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ATLANTA-Ronald S. Leventhal, director of Interfinancial Properties Inc. in Marietta, GA and a Post Properties Inc. shareholder, has filed a new federal court brief challenging the accuracy and intent of Post’s June 28 press release on the sale of six apartment complexes in Atlanta and Orlando.

Leventhal filed the brief to support his previous request to US District Judge Jack T. Camp to start the discovery phase of the lawsuit. The judge already has signed an order which gives Leventhal access to certain confidential accounting data at Post.

The suit alleges Leventhal and other shareholders have lost “tens of millions of dollars” in company value through corporate mismanagement by Post executives. Leventhal is suing Post directors “on behalf of all other similarly situated shareholders,” according to the filing.

In his newest filing, Leventhal alleges the six apartment communities containing 3,008 units that were sold to Chicago-based JRC Acquisition Corp. for $197 million, or $65,492 per unit, were far below replacement cost–information that was allegedly not provided to shareholders.

The court-filed brief states, “Leventhal believes that evidence will likely confirm that discovery is needed in order to confirm that the property maintenance and renting or leasing of the various apartment properties, would result in a far greater sale price, but that without regard to the interests of the shareholders, the sales were effectuated to streamline the company’s operation in certain markets as part of what may be a clandestine plan to sell Post as a whole, so that the recently awarded ‘Golden Parachutes’ and other perks ‘kick in’ for the benefit of those defendants and to the detriment of the shareholders.”

On the apartment sales deal itself, Leventhal’s brief states Post “admits relinquishing very favorable debt financing at a 1.6% interest rate. Leventhal believes that relinquishment was part of the purchase price, although the June 28 press release falsely claims otherwise, using the phrase, ‘the buyer also assumed approximately $104 million (of tax-exempt mortgage indebtedness encumbering five of these properties). These low-floater tax-exempt bonds carry a variable interest rate which on May 31, 2004, including bond fees, was approximately 1.7%’.”

The brief states the Post press release “proudly announced that they (company directors) achieved a sale price at 6.6% as a capitalization rate. They announced that (figure) was based upon the trailing years’ income. While to most people in the industry, 6.6% would appear to be a favorable rate, clearly, the sale by the defendant’s own admissions, was for 23% less than the replacement cost.”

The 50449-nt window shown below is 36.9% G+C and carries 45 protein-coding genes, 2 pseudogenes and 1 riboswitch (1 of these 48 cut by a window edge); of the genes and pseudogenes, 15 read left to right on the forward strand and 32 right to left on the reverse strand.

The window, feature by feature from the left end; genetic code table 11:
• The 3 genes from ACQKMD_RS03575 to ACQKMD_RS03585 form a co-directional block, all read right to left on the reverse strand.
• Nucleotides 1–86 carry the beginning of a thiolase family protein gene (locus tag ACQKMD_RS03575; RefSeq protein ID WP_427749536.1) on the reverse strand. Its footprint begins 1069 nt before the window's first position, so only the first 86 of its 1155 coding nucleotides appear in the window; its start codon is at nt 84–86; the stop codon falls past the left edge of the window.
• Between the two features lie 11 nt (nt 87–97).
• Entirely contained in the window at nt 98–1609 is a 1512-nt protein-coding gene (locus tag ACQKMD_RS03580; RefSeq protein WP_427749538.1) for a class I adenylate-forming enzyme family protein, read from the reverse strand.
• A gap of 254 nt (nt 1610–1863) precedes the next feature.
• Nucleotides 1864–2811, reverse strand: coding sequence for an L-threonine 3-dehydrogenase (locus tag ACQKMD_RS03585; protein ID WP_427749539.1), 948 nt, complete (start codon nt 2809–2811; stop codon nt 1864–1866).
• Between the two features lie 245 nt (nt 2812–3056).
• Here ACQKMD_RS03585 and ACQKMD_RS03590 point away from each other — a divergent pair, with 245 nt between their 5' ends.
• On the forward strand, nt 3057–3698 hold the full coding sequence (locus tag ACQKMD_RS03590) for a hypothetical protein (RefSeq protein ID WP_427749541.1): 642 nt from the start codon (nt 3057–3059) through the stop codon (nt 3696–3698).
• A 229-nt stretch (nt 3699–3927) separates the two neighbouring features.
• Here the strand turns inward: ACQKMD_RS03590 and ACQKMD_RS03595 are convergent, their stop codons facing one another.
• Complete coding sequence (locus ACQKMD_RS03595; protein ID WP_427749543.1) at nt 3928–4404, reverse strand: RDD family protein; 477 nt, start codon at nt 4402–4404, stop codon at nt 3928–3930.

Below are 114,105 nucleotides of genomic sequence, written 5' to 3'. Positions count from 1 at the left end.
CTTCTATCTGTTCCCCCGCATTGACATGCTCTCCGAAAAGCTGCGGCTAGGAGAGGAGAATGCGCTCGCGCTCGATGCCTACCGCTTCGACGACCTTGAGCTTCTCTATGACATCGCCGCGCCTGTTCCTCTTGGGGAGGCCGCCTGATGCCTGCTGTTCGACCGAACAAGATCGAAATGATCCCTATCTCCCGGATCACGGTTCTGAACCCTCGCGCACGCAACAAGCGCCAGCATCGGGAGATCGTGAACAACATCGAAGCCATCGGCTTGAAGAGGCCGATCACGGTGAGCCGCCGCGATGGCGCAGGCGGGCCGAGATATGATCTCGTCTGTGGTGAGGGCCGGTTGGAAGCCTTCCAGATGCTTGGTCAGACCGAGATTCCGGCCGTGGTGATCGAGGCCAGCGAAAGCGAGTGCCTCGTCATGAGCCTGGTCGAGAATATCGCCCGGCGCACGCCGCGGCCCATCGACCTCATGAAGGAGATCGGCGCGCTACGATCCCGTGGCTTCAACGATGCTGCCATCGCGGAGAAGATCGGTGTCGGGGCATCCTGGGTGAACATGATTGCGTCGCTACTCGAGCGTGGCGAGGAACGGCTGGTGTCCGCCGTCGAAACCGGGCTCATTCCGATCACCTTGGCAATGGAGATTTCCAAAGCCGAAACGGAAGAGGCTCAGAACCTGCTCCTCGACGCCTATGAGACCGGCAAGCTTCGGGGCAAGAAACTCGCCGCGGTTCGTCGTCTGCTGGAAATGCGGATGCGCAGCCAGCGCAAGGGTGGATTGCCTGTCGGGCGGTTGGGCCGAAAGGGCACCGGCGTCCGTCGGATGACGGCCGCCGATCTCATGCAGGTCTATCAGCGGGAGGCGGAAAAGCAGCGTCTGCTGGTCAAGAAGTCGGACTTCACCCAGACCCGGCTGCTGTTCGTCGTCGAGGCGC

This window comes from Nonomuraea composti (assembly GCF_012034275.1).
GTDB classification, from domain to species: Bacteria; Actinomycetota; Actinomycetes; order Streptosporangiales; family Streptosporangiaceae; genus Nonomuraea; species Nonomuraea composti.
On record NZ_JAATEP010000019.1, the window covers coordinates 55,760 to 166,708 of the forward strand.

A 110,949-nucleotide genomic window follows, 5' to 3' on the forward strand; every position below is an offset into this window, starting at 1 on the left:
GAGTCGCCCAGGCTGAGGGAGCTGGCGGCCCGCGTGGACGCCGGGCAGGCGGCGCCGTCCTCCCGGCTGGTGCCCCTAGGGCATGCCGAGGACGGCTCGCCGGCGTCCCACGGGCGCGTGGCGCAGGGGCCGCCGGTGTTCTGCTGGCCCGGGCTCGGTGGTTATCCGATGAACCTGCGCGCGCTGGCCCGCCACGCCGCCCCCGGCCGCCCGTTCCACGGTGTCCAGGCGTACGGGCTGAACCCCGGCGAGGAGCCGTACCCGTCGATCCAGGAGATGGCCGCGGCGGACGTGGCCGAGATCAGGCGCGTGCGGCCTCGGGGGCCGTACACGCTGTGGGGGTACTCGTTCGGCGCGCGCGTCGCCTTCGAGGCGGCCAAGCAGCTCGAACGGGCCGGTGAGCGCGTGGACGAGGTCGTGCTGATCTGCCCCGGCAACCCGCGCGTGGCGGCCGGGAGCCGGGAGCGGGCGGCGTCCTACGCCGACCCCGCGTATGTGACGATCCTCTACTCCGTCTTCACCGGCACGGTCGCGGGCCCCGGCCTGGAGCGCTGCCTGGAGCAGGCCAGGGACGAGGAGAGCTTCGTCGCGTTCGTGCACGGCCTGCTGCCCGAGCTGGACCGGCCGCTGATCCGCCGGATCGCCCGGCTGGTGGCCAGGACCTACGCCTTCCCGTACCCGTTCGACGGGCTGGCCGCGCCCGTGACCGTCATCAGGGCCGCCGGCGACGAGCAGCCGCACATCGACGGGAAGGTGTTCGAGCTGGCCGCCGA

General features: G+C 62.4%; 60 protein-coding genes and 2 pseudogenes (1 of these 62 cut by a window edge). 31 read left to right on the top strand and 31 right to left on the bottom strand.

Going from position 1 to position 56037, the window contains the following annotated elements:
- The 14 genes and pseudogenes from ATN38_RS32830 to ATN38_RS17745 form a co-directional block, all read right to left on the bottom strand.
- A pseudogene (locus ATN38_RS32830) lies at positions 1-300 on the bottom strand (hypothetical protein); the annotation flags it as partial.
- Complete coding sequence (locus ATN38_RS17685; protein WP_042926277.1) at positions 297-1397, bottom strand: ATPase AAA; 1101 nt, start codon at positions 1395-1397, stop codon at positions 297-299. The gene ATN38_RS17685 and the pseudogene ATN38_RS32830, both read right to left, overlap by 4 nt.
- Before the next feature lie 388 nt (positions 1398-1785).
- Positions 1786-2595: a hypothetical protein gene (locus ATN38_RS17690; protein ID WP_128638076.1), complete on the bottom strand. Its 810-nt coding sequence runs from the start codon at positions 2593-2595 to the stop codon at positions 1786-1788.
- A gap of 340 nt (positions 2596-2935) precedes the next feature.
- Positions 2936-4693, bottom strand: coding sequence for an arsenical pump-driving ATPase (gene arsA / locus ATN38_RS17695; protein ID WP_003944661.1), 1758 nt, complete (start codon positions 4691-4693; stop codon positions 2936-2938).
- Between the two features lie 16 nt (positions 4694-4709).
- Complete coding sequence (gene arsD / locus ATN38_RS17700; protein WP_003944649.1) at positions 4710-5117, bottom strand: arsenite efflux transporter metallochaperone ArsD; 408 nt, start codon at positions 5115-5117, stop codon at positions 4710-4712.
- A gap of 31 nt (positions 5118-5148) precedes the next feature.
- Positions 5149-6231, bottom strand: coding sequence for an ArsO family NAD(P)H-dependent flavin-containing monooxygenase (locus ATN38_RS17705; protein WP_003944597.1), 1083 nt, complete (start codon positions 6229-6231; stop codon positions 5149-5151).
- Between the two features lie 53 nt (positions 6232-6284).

Additionally, the brief states, “If the 1.6% interest rate debt financing is factored into the equation, it is likely a 12.5% capitalization rate was only obtained. That could represent a factor of eight times trading net income. If true, that means the June 28 press release was grossly misleading. Given the touted caliber of the defendants, such an error would only occur, with scienter (knowingly transacting a fraudulent securities deal.)”

Leventhal’s brief alleges “the various properties by Post that were recently sold have been sold for approximately $30 million less than previously announced by Post, as the estimated sale price.” The brief states Post president and CEO David P. Stockert “admitted $30 million less during the May 4 shareholder analyst quarterly conference call and then when questioned about it during the May 27 shareholders meeting, said it was apparently $2 million, or so.”

Stockert did not respond to a GlobeSt.com telephone request to his office for comment in this article.

Leventhal’s lawsuit names as defendants Stockert; Robert C. Goddard III, Post chairman; Thomas D. Senkbeil, executive vice president and chief investment officer; Sherry W. Cohen, John T. Glover, Christopher J. Papa, Thomas L. Wilkes and the Post Properties Inc. corporation.

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